The latest skirmish in a decades-old battle between Lake Elmo and the Metropolitan Council led to a recommendation Monday to green-light another upscale development in that suburb — but only after warnings, and only on a divided vote.

This time it was a subdivision that is to surround a new golf course, designed by golf legends Annika Sorenstam and the late Arnold Palmer.

And it came just as restiveness has been growing over routine approvals being given to pricey new developments, despite the fact that the communities involved may be a long way from fulfilling Met Council goals for affordable housing.

It’s an age-old fight between the council and a community that cherishes its rural feel.

“We continue to take actions like this, where low-income people, often people of color, won’t be able to live there,” Met Council Member Gail Dorfman said, “and it’s frustrating. The staff will tell us it meets guidelines, but I find it really frustrating.”

Dorfman raised the issue during a meeting of the Met Council’s Community Development Committee, which began initially about a project in Carver County but turned a few minutes later to the Royal Golf Club development in Lake Elmo.

The Royal development passed the committee on a voice vote, with Dorfman and at least one other person dissenting. It now goes to the full council.

The development, just shy of 300 homes, comes as a package with a redesigned golf course that is being described as the last ever designed by Palmer before he died, and the first by the retired Sorenstam.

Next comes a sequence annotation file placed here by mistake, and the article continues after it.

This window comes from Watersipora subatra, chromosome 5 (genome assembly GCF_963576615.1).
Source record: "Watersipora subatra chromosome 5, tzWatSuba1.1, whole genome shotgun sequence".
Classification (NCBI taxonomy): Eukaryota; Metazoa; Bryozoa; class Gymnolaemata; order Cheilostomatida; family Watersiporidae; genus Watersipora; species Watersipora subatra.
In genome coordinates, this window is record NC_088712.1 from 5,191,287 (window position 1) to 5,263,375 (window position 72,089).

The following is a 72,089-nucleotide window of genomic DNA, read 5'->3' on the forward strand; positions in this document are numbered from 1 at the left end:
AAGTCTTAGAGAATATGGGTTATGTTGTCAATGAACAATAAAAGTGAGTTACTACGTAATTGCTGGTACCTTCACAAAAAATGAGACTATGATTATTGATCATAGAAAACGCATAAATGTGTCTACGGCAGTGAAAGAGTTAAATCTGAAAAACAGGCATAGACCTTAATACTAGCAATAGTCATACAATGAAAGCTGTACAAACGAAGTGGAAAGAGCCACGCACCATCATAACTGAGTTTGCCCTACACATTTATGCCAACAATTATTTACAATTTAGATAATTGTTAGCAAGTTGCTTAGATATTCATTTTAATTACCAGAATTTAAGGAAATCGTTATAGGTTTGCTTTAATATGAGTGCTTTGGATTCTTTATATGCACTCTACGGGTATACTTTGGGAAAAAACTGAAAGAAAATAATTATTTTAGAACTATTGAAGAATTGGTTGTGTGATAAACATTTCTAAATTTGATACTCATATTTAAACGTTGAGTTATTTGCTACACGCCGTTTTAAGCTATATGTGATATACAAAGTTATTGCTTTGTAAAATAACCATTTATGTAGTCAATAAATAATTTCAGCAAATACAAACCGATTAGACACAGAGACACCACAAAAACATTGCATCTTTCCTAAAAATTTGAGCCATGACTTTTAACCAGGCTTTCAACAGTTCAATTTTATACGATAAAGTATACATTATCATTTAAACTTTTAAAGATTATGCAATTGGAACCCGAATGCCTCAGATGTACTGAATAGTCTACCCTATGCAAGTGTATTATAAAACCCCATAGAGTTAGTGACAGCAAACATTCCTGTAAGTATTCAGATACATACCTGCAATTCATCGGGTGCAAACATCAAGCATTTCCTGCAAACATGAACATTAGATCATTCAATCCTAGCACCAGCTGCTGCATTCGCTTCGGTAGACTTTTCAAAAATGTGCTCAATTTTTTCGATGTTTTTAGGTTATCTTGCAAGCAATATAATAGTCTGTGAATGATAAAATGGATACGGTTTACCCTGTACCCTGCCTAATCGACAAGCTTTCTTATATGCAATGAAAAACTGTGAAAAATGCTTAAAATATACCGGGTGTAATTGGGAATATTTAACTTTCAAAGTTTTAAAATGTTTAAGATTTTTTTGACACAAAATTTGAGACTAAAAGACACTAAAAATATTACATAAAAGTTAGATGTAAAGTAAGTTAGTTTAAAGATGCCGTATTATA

The two golf legends overhauled the golf course, at the former 3M Co. corporate retreat known as Tartan Park, into a new layout that will open this summer.

Tartan’s 27 holes have been pared to 18. Sorenstam’s front-nine course will be known as “The Queen,” and Palmer’s back nine as “The King.”

Met Council staffers said that Lake Elmo has been put on notice that it is nearing the point of being “right on the line” when it comes to getting such developments approved, without dragging densities down to unacceptable levels to support infrastructure like water and sewer.

Dorfman spoke of having met recently with Latino tenants of an apartment building who saw rents doubled after the building was sold and rehabbed — a common scenario in recent years as city and inner-ring suburban neighborhoods have grown more desirable.

“This too,” she said, referring to the Royal development, “is probably not a development the Latino family being kicked out will ever be able to live in.”